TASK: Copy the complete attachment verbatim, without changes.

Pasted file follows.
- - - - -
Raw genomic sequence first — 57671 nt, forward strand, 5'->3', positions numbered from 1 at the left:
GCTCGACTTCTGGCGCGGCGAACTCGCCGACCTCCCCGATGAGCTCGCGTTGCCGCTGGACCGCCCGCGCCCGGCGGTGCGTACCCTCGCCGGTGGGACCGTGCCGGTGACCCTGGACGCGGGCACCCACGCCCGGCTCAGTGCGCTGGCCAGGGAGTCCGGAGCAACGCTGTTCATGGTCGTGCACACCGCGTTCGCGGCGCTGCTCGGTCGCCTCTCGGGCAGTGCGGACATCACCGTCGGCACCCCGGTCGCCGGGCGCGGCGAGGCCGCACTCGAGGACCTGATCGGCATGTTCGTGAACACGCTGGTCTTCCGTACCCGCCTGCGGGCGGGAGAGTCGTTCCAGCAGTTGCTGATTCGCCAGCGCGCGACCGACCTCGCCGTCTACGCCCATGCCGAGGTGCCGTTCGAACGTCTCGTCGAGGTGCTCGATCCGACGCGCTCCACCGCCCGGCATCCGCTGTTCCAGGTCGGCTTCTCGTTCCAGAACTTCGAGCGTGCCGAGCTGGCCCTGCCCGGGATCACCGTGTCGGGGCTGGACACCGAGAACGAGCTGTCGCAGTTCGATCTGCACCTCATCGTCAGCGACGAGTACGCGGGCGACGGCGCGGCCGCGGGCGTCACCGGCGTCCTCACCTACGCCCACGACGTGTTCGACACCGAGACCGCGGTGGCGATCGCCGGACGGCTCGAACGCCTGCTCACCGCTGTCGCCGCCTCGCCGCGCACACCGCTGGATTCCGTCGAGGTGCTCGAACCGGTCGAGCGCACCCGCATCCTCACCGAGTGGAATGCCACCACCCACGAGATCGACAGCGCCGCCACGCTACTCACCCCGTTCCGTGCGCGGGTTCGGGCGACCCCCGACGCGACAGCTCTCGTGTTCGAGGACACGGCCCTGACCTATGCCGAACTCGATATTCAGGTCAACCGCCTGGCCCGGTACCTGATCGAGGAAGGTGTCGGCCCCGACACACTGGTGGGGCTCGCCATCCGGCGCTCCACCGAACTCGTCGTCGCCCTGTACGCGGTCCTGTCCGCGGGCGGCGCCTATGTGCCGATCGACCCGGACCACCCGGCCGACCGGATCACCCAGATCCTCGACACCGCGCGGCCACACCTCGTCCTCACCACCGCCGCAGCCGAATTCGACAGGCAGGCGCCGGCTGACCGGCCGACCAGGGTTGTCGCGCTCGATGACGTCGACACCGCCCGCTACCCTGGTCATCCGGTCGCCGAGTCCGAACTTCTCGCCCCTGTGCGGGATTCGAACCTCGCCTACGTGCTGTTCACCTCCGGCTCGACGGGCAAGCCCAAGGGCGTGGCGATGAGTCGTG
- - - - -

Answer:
Raw genomic sequence first — 57671 nt, forward strand, 5'->3', positions numbered from 1 at the left:
GCTCGACTTCTGGCGCGGCGAACTCGCCGACCTCCCCGATGAGCTCGCGTTGCCGCTGGACCGCCCGCGCCCGGCGGTGCGTACCCTCGCCGGTGGGACCGTGCCGGTGACCCTGGACGCGGGCACCCACGCCCGGCTCAGTGCGCTGGCCAGGGAGTCCGGAGCAACGCTGTTCATGGTCGTGCACACCGCGTTCGCGGCGCTGCTCGGTCGCCTCTCGGGCAGTGCGGACATCACCGTCGGCACCCCGGTCGCCGGGCGCGGCGAGGCCGCACTCGAGGACCTGATCGGCATGTTCGTGAACACGCTGGTCTTCCGTACCCGCCTGCGGGCGGGAGAGTCGTTCCAGCAGTTGCTGATTCGCCAGCGCGCGACCGACCTCGCCGTCTACGCCCATGCCGAGGTGCCGTTCGAACGTCTCGTCGAGGTGCTCGATCCGACGCGCTCCACCGCCCGGCATCCGCTGTTCCAGGTCGGCTTCTCGTTCCAGAACTTCGAGCGTGCCGAGCTGGCCCTGCCCGGGATCACCGTGTCGGGGCTGGACACCGAGAACGAGCTGTCGCAGTTCGATCTGCACCTCATCGTCAGCGACGAGTACGCGGGCGACGGCGCGGCCGCGGGCGTCACCGGCGTCCTCACCTACGCCCACGACGTGTTCGACACCGAGACCGCGGTGGCGATCGCCGGACGGCTCGAACGCCTGCTCACCGCTGTCGCCGCCTCGCCGCGCACACCGCTGGATTCCGTCGAGGTGCTCGAACCGGTCGAGCGCACCCGCATCCTCACCGAGTGGAATGCCACCACCCACGAGATCGACAGCGCCGCCACGCTACTCACCCCGTTCCGTGCGCGGGTTCGGGCGACCCCCGACGCGACAGCTCTCGTGTTCGAGGACACGGCCCTGACCTATGCCGAACTCGATATTCAGGTCAACCGCCTGGCCCGGTACCTGATCGAGGAAGGTGTCGGCCCCGACACACTGGTGGGGCTCGCCATCCGGCGCTCCACCGAACTCGTCGTCGCCCTGTACGCGGTCCTGTCCGCGGGCGGCGCCTATGTGCCGATCGACCCGGACCACCCGGCCGACCGGATCACCCAGATCCTCGACACCGCGCGGCCACACCTCGTCCTCACCACCGCCGCAGCCGAATTCGACAGGCAGGCGCCGGCTGACCGGCCGACCAGGGTTGTCGCGCTCGATGACGTCGACACCGCCCGCTACCCTGGTCATCCGGTCGCCGAGTCCGAACTTCTCGCCCCTGTGCGGGATTCGAACCTCGCCTACGTGCTGTTCACCTCCGGCTCGACGGGCAAGCCCAAGGGCGTGGCGATGAGTCGTG